Boosting skills in the Bush: NT’s migration strategy revamped

By Our Reporter
Representational Photo by ThisisEngineering RAEng on Unsplash

The Albanese Government, in conjunction with the NT Government, has announced a pivotal extension to the Designated Area Migration Agreement (DAMA). This initiative stands as a beacon of hope for over 280 employers in the Territory, grappling with severe skill shortages.

Under the renewed plan, the agreement extends for another year, paving the way for up to 625 temporary skilled visas. This surge in workforce will not only fulfil the immediate needs of the Territory but also introduce a spectrum of long-term benefits. Workers can expect enhanced wages and broadened avenues for permanent residency—a clear signal that the government is not just filling gaps but nurturing a sustainable workforce ecosystem.

This recalibration of the workforce landscape is particularly significant for care workers, nurses, dental assistants, cooks, and chefs. These professions are pivotal to the NT community, and their inclusion under the DAMA will fortify the social fabric of the Territory. The decision also addresses the critical predicament facing Territory employers: the challenge of hiring and retaining staff in roles that have seen scant interest from the local workforce.

The agreement’s expansion is not just about quantity but also quality and diversity. The inclusion of occupations like primary and secondary school teachers and software engineers is a strategic move. It reflects a keen understanding of the NT’s evolving needs and the importance of a workforce that is as dynamic as it is skilled. This expansion, coupled with relaxed eligibility restrictions, showcases a government that is attentive to the ground realities of workforce demands.

Further, the Albanese and Fyles Governments have underscored their commitment to the well-being of migrant workers. Ensuring safe working conditions and proper pay is a cornerstone of this agreement, signalling a humane approach to labour migration. The elimination of the former Liberal Government’s non-monetary compensation policy further solidifies this stance. Workers can now enjoy a more substantial financial remuneration, with minimum wages under the DAMA extension set to rise from approximately $48,000 to $55,000.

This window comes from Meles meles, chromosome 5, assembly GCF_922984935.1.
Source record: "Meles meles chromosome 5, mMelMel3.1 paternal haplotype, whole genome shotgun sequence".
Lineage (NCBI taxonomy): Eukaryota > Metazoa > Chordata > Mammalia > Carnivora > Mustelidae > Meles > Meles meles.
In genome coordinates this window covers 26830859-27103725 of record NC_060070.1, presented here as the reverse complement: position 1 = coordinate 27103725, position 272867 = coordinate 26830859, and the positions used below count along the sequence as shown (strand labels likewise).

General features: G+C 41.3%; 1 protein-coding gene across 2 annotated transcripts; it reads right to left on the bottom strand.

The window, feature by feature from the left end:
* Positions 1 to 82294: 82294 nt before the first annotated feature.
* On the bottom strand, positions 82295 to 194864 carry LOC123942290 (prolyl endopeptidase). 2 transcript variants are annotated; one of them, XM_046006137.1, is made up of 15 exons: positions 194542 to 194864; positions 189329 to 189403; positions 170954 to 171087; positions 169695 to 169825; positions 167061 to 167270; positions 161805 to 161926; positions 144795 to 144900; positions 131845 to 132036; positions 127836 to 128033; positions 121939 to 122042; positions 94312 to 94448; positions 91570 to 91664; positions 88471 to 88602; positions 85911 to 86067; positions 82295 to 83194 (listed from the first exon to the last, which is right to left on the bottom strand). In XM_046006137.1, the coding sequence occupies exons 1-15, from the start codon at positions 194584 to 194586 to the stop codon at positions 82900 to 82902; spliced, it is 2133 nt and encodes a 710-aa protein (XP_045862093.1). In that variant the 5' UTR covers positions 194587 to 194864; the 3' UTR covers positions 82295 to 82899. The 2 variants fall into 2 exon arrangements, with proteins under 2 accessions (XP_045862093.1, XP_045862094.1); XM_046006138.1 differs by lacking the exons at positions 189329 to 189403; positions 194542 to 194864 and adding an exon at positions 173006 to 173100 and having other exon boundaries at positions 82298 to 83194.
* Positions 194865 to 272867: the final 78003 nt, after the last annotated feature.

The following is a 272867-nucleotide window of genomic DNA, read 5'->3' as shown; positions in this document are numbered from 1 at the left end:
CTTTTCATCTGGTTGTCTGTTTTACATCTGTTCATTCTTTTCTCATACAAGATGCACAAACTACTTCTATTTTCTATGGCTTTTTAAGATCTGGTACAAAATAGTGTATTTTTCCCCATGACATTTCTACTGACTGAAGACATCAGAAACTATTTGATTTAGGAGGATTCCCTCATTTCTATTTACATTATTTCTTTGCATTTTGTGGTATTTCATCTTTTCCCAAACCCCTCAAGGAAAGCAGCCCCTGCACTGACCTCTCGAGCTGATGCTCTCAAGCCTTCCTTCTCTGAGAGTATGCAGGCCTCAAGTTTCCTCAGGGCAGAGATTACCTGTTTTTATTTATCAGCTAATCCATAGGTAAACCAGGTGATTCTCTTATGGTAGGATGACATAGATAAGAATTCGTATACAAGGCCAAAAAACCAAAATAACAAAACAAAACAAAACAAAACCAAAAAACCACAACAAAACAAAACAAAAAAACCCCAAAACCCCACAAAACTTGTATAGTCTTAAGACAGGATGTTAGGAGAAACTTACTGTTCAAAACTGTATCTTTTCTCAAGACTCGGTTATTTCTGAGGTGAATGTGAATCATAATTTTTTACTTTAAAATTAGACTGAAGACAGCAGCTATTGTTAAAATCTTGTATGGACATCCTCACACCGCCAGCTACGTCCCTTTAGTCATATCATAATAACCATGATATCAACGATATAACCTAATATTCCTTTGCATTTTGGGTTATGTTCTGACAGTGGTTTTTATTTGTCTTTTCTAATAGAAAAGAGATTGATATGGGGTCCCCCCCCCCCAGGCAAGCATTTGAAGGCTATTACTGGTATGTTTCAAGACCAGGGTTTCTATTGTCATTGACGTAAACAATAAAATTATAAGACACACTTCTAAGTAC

As 2024 approaches, both governments are poised to engage in tripartite discussions with business and unions. This collaboration is essential for crafting the third NT DAMA, which will commence in 2025. The spirit of cooperation and a shared vision for the Territory’s prosperity underscore these discussions.

Federal Minister for Resources and Northern Australia, Madeleine King, highlighted the dual nature of the NT—its vast opportunities tempered by unique challenges. This agreement is a testament to the government’s proactive stance in bolstering the NT’s economic and social structure.

Minister for Immigration, Citizenship, and Multicultural Affairs, Andrew Giles, criticised the previous government’s handling of immigration. The current government’s approach is a stark contrast, aiming to rectify past missteps and construct a migration system that benefits all Territorians.

Chief Minister Natasha Fyles emphasised the NT’s burgeoning opportunities and the necessity of a skilled working population to maintain competitive momentum. Minister for Jobs and Training, Joel Bowden, echoed these sentiments, envisaging the Territory as an attractive destination for skilled overseas workers.

The extension of the DAMA is a strategic move by the Albanese Government, in partnership with the NT Government, to address skill shortages and strengthen the Territory’s economy. This approach not only meets immediate needs but also lays a foundation for sustainable growth, making the Northern Territory an even more vibrant and diverse community.

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